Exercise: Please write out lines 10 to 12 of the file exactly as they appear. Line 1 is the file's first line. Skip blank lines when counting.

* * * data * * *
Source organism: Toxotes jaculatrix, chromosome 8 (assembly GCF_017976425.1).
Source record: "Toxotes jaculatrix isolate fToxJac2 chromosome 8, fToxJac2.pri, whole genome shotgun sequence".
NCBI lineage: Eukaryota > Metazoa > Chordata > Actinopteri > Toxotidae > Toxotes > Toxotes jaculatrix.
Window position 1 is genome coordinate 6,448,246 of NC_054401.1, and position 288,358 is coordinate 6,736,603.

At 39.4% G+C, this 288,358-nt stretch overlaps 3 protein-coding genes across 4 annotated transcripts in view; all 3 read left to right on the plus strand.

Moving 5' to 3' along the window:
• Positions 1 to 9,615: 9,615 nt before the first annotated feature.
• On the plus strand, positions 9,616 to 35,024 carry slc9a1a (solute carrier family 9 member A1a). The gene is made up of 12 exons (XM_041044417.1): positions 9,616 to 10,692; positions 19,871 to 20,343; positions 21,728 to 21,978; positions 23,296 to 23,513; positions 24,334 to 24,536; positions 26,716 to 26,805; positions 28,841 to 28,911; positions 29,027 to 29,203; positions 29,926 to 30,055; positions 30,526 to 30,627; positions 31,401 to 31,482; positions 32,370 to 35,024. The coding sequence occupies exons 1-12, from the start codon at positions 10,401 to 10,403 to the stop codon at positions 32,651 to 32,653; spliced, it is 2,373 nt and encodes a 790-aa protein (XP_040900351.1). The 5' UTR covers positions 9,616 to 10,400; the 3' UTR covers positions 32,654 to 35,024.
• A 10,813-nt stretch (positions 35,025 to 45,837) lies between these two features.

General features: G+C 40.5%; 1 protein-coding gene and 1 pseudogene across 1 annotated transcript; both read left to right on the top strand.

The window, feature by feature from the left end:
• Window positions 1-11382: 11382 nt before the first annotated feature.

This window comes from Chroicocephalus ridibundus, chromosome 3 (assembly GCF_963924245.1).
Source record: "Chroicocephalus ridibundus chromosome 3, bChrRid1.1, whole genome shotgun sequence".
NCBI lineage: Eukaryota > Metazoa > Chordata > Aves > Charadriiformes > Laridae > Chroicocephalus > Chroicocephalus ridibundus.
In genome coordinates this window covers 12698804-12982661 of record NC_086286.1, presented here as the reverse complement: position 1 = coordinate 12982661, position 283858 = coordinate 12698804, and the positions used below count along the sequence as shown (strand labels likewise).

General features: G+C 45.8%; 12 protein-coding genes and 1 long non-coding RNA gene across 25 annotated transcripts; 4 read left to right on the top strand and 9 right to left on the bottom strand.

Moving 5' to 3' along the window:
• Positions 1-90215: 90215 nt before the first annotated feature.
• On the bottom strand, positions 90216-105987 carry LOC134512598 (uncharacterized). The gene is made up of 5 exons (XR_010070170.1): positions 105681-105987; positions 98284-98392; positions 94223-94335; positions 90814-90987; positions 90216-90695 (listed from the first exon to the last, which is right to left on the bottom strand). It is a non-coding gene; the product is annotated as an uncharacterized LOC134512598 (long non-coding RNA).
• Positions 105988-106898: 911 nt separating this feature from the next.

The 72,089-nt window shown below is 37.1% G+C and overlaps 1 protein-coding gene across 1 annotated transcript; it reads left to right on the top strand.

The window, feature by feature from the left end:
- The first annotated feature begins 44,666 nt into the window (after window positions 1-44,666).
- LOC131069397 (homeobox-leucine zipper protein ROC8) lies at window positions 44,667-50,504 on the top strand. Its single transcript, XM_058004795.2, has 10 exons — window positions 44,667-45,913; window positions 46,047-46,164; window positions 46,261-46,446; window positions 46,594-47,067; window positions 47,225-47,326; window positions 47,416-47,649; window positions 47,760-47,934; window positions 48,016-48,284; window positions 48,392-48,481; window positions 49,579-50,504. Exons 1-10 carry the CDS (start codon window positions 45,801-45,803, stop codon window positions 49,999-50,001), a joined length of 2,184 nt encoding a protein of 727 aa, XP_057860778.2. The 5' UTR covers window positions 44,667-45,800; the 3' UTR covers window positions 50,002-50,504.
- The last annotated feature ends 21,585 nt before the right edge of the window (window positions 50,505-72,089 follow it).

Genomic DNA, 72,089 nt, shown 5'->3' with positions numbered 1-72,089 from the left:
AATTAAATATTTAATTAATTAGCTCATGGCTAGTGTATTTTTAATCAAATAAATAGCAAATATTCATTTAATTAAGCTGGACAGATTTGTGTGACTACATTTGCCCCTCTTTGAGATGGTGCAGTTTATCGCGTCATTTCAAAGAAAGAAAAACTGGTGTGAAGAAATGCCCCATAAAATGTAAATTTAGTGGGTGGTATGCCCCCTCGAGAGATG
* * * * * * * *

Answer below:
General features: G+C 40.5%; 1 protein-coding gene and 1 pseudogene across 1 annotated transcript; both read left to right on the top strand.

The window, feature by feature from the left end:
• Window positions 1-11382: 11382 nt before the first annotated feature.